By LA Weekly
By Henry Rollins
By Weekly Photographers
By Shea Serrano
By Nate "Igor" Smith
By Dan Weiss
By Erica E. Phillips
By Kai Flanders
Damn, I forgot to breathe again. Sometimes I’ll realize it’s been a month since a proper gulp of O puffed my lower alveoli, then something like the new live album Sangam (ECM) by Charles Lloyd, Zakir Hussainand Eric Harlandlays hands on my corporeal meat bag, and systems resume operation.
Much praise to Lloyd, a true breather whose swirls of flute or sax demonstrate beyond geometry the difference between a circle and a cycle. He starts off on tárogató, a rich-toned wooden reed instrument he uses sometimes like a North African ghaita (to coax earthy between-note bends), and other times like a soprano sax (to pour forth Samadhic dances à la Coltrane). He’s pure love. But what really kick-starts the heart is Hussain, slapping the tablas as Harland accentuates on traps.
There’s something about tablas. The deepest of ’em applies at least as much impact to solar plexus as to ears, knocking out the bad air so you can suck in the good. The higher-pitched ones, meanwhile, pop around your head like bubbles, each note contoured. With all that going on, you can’t help but think loftier thoughts.
Hussain has soundtracked for Merchant and Bertolucci, played with John McLaughlin, co-written the opening theme for the ’96 Olympics. He’s from India, and now he’s here. Fighting pollution.
In a program of traditional and ?contemporary music, Zakir Hussain presents Masters of Percussion — Fazal Qureshi (tabla, kanjira), Tau?q Qureshi (percussion) and Bhavani Shankar (pakhawaj, dholak)—with Ustad Sultan Khan and the dancing drummers of Manipuri Jagoi Marup at UCLA’s Royce Hall, Thursday, May 4, at 8 p.m.; consult www.uclalive.org.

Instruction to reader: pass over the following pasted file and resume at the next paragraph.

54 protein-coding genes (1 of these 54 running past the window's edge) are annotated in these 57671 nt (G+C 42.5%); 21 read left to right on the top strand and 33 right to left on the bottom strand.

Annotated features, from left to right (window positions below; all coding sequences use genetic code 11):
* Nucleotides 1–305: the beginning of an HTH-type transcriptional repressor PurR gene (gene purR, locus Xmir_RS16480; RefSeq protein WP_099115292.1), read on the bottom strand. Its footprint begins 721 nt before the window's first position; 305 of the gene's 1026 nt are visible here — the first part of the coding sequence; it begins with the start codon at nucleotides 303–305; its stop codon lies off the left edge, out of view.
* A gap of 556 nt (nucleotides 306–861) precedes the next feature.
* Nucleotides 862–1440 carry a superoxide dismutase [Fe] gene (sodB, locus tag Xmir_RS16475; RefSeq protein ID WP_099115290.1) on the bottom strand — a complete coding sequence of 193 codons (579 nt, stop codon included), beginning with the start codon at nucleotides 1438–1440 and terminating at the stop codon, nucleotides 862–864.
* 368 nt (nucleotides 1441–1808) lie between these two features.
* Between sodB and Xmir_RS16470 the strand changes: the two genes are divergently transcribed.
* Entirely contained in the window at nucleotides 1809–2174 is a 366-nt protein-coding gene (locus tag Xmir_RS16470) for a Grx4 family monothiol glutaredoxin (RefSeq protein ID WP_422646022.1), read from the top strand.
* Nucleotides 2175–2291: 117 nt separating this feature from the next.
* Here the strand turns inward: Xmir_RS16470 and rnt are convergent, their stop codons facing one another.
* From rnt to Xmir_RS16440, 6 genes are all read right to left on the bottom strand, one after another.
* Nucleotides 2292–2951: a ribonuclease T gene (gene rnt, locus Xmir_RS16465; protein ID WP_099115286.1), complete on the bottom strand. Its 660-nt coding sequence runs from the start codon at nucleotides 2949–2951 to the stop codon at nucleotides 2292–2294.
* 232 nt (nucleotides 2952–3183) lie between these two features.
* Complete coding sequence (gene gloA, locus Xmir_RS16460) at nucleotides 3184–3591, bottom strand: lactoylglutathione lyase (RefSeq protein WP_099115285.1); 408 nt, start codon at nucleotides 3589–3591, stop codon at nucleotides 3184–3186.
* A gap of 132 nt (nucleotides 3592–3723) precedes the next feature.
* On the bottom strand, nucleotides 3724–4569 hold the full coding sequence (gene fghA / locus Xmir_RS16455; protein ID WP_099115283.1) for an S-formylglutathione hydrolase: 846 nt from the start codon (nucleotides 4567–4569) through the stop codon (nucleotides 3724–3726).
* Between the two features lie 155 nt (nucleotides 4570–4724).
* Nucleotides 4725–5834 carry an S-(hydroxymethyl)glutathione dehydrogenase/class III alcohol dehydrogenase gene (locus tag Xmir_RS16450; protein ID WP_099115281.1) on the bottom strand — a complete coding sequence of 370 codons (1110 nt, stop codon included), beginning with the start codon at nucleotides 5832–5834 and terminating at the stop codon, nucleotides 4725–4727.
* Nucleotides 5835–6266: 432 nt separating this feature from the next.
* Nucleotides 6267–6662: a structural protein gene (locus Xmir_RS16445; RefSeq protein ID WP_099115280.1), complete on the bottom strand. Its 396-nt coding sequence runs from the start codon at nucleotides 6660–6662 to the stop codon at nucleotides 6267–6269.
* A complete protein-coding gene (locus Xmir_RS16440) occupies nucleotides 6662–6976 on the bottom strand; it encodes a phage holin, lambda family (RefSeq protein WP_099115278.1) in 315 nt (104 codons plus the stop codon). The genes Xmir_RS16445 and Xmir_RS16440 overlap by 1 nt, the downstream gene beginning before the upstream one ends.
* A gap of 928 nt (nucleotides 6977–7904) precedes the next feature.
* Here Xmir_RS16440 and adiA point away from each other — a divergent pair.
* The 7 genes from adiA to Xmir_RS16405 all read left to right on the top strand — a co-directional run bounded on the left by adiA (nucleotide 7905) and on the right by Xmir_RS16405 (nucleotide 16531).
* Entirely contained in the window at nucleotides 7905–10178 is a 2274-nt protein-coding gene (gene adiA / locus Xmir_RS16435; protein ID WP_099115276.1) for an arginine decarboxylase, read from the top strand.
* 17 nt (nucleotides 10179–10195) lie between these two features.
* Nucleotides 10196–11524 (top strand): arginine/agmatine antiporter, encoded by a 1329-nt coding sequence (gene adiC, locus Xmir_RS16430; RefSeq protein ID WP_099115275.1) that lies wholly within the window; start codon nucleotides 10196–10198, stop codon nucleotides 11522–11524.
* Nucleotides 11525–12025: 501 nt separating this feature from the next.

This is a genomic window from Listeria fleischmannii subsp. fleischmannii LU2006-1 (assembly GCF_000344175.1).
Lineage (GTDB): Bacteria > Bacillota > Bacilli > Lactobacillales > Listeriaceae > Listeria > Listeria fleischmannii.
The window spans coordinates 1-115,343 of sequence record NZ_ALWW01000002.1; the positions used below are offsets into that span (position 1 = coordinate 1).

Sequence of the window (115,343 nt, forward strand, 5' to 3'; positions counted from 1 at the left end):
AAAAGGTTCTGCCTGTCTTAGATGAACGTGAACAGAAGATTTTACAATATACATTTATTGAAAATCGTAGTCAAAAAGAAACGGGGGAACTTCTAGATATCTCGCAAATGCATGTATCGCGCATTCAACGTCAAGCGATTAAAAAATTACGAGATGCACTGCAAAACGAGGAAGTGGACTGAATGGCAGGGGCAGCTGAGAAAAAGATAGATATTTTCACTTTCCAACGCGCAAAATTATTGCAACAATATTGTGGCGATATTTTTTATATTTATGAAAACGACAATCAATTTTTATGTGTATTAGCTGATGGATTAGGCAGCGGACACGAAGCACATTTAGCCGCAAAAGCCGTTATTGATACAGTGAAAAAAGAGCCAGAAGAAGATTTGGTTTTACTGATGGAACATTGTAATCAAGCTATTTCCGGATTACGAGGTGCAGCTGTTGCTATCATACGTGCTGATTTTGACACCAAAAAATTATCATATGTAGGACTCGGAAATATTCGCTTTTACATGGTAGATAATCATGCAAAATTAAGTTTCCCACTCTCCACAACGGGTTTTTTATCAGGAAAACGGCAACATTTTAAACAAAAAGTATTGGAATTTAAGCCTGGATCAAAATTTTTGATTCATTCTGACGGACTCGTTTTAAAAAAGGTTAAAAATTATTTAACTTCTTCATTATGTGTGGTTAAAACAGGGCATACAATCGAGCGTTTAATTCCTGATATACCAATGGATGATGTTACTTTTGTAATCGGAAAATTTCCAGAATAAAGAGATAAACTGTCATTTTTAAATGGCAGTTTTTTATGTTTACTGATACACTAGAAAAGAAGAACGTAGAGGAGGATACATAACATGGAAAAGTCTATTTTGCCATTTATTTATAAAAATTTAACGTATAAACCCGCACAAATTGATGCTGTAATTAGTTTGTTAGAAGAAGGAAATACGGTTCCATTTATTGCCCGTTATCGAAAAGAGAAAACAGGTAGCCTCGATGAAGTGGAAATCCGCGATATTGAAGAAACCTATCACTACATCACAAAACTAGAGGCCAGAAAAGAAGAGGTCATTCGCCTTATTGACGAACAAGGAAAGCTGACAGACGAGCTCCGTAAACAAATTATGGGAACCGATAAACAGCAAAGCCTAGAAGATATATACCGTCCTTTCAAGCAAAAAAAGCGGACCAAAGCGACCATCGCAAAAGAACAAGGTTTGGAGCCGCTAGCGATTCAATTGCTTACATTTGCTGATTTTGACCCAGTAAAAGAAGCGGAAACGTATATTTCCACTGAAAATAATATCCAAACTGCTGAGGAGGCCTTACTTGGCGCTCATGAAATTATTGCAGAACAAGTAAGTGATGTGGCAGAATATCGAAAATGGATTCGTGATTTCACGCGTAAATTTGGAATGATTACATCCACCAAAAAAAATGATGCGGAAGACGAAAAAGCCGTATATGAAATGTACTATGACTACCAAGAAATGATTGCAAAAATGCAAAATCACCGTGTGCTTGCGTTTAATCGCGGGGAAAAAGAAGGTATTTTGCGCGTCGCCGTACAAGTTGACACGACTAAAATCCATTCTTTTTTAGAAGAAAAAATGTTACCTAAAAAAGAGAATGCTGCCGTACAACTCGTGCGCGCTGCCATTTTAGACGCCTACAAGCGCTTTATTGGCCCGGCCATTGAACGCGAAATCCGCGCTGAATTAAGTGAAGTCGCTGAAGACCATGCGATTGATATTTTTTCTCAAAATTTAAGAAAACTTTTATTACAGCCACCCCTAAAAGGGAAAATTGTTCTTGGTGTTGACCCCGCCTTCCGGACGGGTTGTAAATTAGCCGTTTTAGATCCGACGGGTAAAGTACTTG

Turning your music over to remixers can be like turning the environment over to oil men; that’s not what happened, though, with Omar Sosa’s new Mulatos Remix. The Cuban piano guy has been spreading himself around in more ways than one, touring worldwide like a permanent nomad for years behind albums that ranged from rootsy Afro-Latin to austere meditation to hip-hop crossover. Then he hit an attractive balance and grabbed a Grammy nom for 2004’s Mulatos, which set his quicksilvery keys amid chilled-out but warmly hued midtempos and kept that focus.
Despite the boomier bass, thuddier dance slant and electronic twists you’d expect, Remix hugs to a thoroughly Sosan aesthetic under Steve Argüelles’ production/mixing oversight and the loop/knob work of Marque Gilmore, DJ Basephunk, Doctor Land DJ Spinna. There’s melody; there’s space; the rhythms are never enslaved to the machine. Only halfway through the final cut do any monsters leap from behind the palm fronds, and by then you’re ready for a scare.
Sosa brings us a quartet that’s already logged serious stage time together: the great Pee Wee Ellis (James Brown, Van Morrison) on sax, longtime sidekick Childo Thomas on bass, and the aforementioned Gilmore (Steve Coleman, Gonzalo Rubalcaba) on drums. In a club, not a concert hall. It will groove.
Omar Sosa plays the Temple Bar on Saturday, April 29.
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